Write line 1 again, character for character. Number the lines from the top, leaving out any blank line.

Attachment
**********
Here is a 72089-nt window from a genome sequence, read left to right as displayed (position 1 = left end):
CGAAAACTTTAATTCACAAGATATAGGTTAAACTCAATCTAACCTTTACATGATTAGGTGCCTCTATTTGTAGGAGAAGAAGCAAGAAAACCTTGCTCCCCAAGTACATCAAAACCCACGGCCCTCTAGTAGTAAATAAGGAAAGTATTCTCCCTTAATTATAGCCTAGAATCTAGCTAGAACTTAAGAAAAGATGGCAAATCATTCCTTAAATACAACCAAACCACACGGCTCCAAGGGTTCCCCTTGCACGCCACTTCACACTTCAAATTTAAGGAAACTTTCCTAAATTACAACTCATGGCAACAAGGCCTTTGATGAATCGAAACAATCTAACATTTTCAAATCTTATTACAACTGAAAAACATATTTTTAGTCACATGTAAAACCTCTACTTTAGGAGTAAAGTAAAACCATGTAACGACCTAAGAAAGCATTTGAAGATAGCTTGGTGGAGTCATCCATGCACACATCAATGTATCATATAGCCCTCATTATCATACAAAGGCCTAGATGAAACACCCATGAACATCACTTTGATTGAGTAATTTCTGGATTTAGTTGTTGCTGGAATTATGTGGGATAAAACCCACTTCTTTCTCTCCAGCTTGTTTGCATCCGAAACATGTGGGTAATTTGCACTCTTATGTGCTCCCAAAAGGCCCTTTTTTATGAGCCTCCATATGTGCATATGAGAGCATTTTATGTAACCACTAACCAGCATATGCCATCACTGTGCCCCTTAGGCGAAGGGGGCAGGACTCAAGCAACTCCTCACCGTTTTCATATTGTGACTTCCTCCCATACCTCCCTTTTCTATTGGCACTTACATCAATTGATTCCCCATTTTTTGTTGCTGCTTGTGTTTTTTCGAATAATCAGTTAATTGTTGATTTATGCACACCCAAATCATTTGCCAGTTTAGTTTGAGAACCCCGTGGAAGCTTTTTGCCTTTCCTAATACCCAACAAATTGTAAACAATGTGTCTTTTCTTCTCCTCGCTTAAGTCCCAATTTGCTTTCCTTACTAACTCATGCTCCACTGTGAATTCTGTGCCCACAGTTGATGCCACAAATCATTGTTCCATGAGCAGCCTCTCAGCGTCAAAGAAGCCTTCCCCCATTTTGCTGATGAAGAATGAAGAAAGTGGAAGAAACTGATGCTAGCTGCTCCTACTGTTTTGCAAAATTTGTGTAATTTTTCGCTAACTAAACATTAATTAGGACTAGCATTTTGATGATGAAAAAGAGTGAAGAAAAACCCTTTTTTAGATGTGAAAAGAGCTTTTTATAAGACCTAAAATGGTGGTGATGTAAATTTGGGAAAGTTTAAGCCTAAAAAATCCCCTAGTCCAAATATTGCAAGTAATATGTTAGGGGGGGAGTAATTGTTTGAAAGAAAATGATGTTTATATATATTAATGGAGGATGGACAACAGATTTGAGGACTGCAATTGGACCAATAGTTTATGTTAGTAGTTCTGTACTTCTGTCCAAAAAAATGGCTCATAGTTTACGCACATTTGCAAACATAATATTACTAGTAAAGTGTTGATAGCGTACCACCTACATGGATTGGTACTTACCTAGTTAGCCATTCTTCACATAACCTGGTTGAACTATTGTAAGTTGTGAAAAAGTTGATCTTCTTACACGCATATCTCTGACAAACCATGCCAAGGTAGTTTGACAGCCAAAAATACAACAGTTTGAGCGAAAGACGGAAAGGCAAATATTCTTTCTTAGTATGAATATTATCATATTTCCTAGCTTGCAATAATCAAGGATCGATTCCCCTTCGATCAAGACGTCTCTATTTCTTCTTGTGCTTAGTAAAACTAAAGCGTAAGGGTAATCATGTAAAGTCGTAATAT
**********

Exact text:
Here is a 72089-nt window from a genome sequence, read left to right as displayed (position 1 = left end):